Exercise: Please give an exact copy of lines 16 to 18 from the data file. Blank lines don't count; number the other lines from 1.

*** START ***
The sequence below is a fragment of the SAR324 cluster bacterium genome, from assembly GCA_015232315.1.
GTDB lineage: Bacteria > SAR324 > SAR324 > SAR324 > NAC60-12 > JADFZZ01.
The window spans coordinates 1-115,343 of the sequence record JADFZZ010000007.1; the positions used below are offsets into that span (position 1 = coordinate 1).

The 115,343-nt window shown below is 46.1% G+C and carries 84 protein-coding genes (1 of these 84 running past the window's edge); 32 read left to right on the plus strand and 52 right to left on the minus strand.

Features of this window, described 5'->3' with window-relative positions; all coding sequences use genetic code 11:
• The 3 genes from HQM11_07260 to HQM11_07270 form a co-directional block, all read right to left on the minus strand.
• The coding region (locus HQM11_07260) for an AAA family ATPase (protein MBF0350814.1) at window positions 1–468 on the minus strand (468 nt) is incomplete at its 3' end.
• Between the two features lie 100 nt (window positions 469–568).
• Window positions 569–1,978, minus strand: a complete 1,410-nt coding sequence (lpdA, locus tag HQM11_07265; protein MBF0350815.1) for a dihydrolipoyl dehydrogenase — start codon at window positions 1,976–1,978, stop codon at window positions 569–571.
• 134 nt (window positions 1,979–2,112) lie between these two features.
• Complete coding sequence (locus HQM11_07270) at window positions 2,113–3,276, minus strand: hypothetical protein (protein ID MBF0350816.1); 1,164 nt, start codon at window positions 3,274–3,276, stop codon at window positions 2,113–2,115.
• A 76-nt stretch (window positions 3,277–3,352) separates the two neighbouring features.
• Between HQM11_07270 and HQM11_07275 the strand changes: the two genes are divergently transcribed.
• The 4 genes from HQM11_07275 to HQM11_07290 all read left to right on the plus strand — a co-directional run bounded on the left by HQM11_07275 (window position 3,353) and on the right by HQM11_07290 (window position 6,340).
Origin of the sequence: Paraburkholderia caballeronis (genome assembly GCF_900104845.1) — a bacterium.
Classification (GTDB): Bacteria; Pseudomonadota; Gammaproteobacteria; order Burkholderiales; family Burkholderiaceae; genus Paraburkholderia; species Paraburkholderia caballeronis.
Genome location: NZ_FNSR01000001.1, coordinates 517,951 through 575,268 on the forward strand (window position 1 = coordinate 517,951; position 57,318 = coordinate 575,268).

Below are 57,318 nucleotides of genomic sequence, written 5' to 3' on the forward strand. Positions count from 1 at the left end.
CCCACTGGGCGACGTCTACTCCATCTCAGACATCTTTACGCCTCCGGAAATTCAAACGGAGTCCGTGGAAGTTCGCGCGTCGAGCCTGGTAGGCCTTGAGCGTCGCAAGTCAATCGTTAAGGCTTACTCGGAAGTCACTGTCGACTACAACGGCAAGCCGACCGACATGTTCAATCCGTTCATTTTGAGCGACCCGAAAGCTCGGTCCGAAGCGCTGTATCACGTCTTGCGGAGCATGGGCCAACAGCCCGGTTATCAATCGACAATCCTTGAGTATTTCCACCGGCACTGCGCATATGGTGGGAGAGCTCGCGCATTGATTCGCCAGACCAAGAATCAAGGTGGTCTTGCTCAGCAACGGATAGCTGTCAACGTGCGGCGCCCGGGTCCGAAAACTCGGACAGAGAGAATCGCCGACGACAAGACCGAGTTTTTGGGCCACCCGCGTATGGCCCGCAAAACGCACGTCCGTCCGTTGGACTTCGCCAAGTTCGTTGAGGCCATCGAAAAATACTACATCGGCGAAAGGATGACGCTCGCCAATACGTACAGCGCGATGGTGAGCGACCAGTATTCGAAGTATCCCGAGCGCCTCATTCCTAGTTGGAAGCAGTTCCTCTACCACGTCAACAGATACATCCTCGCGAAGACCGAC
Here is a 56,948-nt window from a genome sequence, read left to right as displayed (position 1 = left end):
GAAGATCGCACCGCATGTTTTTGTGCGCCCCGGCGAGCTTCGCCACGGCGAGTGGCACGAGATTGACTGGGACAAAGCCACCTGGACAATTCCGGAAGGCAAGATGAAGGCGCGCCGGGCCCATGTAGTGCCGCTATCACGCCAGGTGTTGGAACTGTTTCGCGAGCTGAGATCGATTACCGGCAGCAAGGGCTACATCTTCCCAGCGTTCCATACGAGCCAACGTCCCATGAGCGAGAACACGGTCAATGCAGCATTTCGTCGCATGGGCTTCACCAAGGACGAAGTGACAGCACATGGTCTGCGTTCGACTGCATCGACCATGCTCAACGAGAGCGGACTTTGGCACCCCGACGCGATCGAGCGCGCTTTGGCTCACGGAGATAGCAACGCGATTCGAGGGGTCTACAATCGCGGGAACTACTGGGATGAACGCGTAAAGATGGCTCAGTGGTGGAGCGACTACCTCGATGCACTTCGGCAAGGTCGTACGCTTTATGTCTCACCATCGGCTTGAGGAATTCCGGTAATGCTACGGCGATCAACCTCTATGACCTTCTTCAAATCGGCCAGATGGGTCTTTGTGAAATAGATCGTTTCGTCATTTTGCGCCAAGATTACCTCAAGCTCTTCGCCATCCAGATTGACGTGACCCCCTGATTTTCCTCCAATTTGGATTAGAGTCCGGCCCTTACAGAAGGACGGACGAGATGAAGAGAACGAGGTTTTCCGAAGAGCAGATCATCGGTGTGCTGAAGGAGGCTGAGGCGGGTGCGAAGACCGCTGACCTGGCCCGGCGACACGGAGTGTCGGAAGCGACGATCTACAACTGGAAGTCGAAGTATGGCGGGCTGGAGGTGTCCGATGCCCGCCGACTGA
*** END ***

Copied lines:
Classification (GTDB): Bacteria; Pseudomonadota; Gammaproteobacteria; order Burkholderiales; family Burkholderiaceae; genus Paraburkholderia; species Paraburkholderia caballeronis.
Genome location: NZ_FNSR01000001.1, coordinates 517,951 through 575,268 on the forward strand (window position 1 = coordinate 517,951; position 57,318 = coordinate 575,268).

Below are 57,318 nucleotides of genomic sequence, written 5' to 3' on the forward strand. Positions count from 1 at the left end.